Will Rangers change under Vigneault?

New Rangers head coach Alan Vigneault isn't expected to dramatically adjust the system in place. AP Photo/John Minchillo

For years, Ryan Callahan has embodied everything it meant to be a forward on John Tortorella's Rangers. He plays with an edge. He defends. He hits. He blocks shots and, within the confines of those responsibilities, he scores. In the last full NHL season, he had a career-best 29 goals.

He's the Rangers' captain and, raised in the NHL by Tortorella, formed the identity of the team. Now, Tortorella is gone and the Rangers will soon get the details of how different things will look under Alain Vigneault when camp opens. There's questions as to how much the pendulum will swing from defense to offense, but in Callahan's mind, there's no question about how he'll approach the game.

He's not changing.

"It can't change. That's how I play," Callahan said when we chatted during the U.S. Olympic orientation camp. "That's my style of game. For me to have success, that's the way I need to play. Systematically, things will change when I'm on the ice, maybe. Or situations. But I'm not going to change the way I play, go out there and do what I can for the team and try to help them win."

GM Glen Sather left the Rangers' roster essentially intact after a season in which the team fell well short of its lofty Stanley Cup goals. Tortorella is gone, and he was a big part of the Rangers' identity. But the players are back, and as big a personality and influence the head coach was, Callahan reminds us that they are the ones out on the ice.

What's made the Rangers successful over the last couple of years is that it's a homegrown group with a strong core, as well as strong leadership. That's what will help ease the transition from one coach to the next.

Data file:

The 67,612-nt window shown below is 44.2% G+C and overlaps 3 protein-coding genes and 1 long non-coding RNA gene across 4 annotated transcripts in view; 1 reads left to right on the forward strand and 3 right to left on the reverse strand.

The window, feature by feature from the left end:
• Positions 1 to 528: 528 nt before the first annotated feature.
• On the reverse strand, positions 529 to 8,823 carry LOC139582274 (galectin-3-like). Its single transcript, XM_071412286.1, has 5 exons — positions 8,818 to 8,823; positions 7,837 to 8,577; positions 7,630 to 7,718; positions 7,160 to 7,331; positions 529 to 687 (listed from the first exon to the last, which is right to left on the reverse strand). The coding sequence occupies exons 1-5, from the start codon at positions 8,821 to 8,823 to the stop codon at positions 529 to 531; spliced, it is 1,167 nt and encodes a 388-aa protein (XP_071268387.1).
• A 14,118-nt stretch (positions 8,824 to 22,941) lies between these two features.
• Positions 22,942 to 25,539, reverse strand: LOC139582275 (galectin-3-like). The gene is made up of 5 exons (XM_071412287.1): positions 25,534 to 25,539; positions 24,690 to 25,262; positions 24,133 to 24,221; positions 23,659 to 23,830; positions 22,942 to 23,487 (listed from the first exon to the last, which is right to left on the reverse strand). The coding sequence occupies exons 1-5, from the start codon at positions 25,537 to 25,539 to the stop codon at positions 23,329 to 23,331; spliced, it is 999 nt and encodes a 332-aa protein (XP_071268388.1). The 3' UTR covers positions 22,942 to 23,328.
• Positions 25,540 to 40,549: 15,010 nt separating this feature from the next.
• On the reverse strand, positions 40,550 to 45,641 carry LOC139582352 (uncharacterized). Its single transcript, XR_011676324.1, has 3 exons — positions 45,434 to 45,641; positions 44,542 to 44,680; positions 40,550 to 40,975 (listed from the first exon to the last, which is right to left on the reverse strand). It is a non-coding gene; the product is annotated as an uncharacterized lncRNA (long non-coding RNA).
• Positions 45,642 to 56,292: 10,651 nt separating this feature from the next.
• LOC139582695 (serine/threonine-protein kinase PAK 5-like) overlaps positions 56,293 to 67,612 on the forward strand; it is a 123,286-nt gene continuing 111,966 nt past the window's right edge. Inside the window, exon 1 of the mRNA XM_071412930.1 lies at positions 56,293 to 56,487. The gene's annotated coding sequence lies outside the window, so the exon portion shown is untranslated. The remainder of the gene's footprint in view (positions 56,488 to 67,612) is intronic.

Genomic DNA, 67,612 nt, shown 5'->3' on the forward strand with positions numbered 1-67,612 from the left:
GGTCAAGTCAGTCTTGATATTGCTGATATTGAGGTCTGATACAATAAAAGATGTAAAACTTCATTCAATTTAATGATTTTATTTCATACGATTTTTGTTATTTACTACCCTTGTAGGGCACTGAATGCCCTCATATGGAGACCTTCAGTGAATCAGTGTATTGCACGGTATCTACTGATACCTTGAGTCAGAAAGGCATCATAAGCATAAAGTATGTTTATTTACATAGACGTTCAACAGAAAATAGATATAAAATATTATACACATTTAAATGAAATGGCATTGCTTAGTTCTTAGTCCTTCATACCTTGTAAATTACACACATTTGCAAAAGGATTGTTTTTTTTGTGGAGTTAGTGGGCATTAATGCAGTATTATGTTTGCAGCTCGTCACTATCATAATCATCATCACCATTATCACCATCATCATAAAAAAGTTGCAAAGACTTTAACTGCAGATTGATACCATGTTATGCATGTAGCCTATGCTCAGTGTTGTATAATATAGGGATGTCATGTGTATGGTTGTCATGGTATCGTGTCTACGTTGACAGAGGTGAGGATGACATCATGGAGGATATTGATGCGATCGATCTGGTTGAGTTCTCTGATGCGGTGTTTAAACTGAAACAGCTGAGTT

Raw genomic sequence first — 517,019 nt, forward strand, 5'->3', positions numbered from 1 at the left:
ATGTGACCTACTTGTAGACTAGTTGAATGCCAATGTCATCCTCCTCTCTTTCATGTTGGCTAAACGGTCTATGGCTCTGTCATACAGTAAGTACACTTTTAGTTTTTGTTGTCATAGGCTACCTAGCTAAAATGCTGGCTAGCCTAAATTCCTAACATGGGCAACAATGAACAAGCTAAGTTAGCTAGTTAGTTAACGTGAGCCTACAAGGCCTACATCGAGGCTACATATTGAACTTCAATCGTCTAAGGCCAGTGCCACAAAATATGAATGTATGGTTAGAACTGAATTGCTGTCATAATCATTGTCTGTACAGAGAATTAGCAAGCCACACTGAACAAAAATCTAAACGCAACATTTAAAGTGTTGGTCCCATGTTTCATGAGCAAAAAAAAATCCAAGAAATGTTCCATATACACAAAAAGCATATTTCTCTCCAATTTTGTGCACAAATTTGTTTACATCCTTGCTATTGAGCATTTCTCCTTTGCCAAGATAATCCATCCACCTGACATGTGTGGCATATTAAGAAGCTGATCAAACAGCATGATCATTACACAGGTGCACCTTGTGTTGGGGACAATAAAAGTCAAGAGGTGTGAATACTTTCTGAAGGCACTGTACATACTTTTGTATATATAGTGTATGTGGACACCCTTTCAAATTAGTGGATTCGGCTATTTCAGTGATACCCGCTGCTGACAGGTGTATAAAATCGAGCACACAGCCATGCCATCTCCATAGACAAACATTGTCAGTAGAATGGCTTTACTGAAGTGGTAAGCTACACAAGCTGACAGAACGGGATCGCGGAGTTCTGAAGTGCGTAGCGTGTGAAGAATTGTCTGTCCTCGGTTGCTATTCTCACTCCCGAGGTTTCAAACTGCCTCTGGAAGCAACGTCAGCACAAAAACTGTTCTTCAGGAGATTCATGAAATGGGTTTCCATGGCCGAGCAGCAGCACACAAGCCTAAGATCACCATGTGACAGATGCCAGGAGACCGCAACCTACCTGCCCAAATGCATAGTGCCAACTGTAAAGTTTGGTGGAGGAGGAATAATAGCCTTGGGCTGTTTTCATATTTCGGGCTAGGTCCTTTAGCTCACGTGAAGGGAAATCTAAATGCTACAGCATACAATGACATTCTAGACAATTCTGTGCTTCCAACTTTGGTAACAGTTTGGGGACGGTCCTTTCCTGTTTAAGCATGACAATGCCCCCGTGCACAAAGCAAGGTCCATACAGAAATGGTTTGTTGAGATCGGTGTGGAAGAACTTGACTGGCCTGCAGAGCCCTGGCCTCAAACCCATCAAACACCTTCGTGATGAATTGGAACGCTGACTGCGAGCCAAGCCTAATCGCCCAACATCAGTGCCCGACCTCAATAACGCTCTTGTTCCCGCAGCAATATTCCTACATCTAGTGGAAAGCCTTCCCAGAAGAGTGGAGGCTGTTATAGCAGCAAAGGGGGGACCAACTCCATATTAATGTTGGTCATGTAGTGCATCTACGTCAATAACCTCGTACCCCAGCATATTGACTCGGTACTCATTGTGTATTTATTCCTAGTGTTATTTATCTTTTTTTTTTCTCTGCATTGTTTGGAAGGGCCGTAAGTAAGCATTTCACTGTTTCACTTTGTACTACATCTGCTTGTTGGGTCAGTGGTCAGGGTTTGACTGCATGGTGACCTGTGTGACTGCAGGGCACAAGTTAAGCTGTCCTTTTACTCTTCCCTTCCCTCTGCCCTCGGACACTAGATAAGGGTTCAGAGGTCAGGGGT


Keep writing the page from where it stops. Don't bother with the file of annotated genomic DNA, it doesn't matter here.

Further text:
"Our identity comes from who is in the room and how we play," Callahan said. "We have pretty much the same lineup we've had here. I'm not worried about our identity. We've established that, that's something we're going to have to live by."

Part of that identity is accountability, and that remains strong even in the long summer months between a playoff elimination and the start of a training camp under a new coach.

Ryan McDonagh said the Rangers kept in touch all summer in an effort to push each other in between the life that happens away from hockey like weddings, vacations and time with the family.

For them, it came in the form of a constant group text between players, encouraging each other to push themselves physically during the time off.

"Our group is pretty confident in ourselves. We know with the heart and passion, we all work hard," McDonagh said. "[We] push each other and see who is working hard so that we're ready for camp. It's business."

Even if their approach to the game remains the same, there definitely is curiosity growing as to exactly what the arrival of Vigneault will mean. For Callahan, along with McDonagh and Derek Stepan, who also attended the orientation camp, the communication with Vigneault hasn't been in-depth yet. Some phone tag and conversations, but nothing that dives into the systematic changes coming in training camp.